Signup for a folk alley account

Smooth Mouth & Other Conditions of Old Cows

May 11, 2006

There's an interesting condition in cattle of a certain age called, "smooth mouth". When cows get to be "past their prime", their teeth have chewed all that they can handle and become worn down and smooth, thus making it increasingly difficult to masticate grasses or grains properly, to chew their cud well, or to glean proper nutrition from their feed. At this point, they become redundant for the breeding and production program, retired, and if they're lucky, get "put out to pasture".

I was considering this, and how many human animals are deemed redundant in their dotage when it comes to usefulness in their particular areas of expertice in the eyes of current society. Many times these individuals' vast knowledge and experience is looked upon as outdated or old fashioned and unnessesary for the bold new way of things. It's not fair, and it's not right, and most times is unwarranted, but often the way of the world as we know it. I can think of more than several dozen professions, just off the top of my head, which, if allowed to maintain their wise old crows, would flourish in ways unimagined. Thoughtful societies revere their elders for their wisdom and vast experiencial knowledge, give them well deserved Mentor status, and are richer for it.

When I consider the careers of musicians and song writers, however, no matter the condition of their pearly chompers, time and long history only seems to sweeten their gift, in that their perception of life and what it all means becomes more acute. Or, could it be that they simply have lived long enough, if they're observant, to have the mind to ask all of the right questions? As Poets, they are the heart and conscience of the people. Although their hands and voices may be a little stiff as casualty to aging, their creative expression and delivery grow richer and more finely tuned as the years go by. There is no danger of being 'put out to pasture' for these gifted wonders, however, how are we to hear of these jewels? Where can we go to learn from them? Certainly not from the commercial mass media - that venue is paved like a grotesque Luge track, a well worn groove tuned to the monster of commerce.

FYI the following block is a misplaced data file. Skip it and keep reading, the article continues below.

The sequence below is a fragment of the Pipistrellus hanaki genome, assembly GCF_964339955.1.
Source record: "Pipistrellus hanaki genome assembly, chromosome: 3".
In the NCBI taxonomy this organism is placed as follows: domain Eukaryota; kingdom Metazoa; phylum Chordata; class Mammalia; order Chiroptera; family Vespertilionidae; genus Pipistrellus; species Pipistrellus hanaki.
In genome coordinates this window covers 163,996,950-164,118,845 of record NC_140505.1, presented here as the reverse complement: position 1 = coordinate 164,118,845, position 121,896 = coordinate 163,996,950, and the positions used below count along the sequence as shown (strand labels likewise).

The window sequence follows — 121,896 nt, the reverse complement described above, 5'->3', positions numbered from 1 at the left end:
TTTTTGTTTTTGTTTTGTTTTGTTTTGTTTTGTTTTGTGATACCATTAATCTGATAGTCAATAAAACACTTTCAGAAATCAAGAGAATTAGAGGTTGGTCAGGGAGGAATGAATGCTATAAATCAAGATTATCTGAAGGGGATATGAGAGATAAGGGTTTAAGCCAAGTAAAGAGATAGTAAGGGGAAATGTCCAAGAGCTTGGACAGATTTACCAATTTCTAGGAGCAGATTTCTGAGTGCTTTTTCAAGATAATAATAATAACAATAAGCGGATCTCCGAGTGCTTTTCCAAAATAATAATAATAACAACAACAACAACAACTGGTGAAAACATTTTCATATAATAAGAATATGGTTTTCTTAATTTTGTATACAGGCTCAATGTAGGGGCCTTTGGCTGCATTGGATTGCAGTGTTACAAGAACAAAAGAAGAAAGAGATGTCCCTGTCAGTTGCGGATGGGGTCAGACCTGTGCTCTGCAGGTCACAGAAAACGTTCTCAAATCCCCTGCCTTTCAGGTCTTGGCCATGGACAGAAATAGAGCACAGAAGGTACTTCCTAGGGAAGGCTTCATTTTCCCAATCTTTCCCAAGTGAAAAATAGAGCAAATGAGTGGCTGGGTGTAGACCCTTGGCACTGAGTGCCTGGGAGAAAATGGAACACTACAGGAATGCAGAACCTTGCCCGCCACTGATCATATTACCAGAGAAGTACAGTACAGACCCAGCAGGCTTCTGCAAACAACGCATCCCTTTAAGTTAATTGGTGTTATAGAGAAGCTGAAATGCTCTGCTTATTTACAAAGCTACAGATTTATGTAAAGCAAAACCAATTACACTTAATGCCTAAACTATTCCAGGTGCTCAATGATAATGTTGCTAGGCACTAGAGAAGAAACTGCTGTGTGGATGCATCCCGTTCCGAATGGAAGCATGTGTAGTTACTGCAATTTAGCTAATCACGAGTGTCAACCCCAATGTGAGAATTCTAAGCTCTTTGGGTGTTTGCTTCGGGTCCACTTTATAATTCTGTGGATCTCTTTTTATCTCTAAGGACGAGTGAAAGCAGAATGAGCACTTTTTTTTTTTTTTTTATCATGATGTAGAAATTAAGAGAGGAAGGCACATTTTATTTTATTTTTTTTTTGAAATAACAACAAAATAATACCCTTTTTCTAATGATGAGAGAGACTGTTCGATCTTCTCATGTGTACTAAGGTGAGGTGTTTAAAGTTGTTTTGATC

Too often, when a song writer has passed on, we suddenly "discover" his/her work. That's the way it's been done since time immemorial, and I don't like it. At that point we are left to clamber to find everything, ANYthing we can which may have been recorded or put to paper. Sometimes, because of the artist's limited pocketbookablilties, there just isn't much available. One can only hope that they had made enough friends along the way for their work to be remembered acurately.

I recall viewing a program on television some years ago, about individuals who were adept in certain arts and who were tops at their craft. These jewels were recognized as "National Treasures". We were given a peek into the daily practices and expression of these Masters. This recognition is similar to our "Lifetime Achievement Award" at the Acadamy Awards, given to actors who have had a lifetime of doing their craft, and doing it well. About the only thing like this that we have in place for our artists is word-of-mouth popularity on the grass roots level, it seems. For this, I am grateful to Folk Alley for listing news of happenings with little known, as well as well known artists in the "Folk News" listings on the web page. Plus, if an artist is amenable to share, "Open Mic" is the place to hear much talent.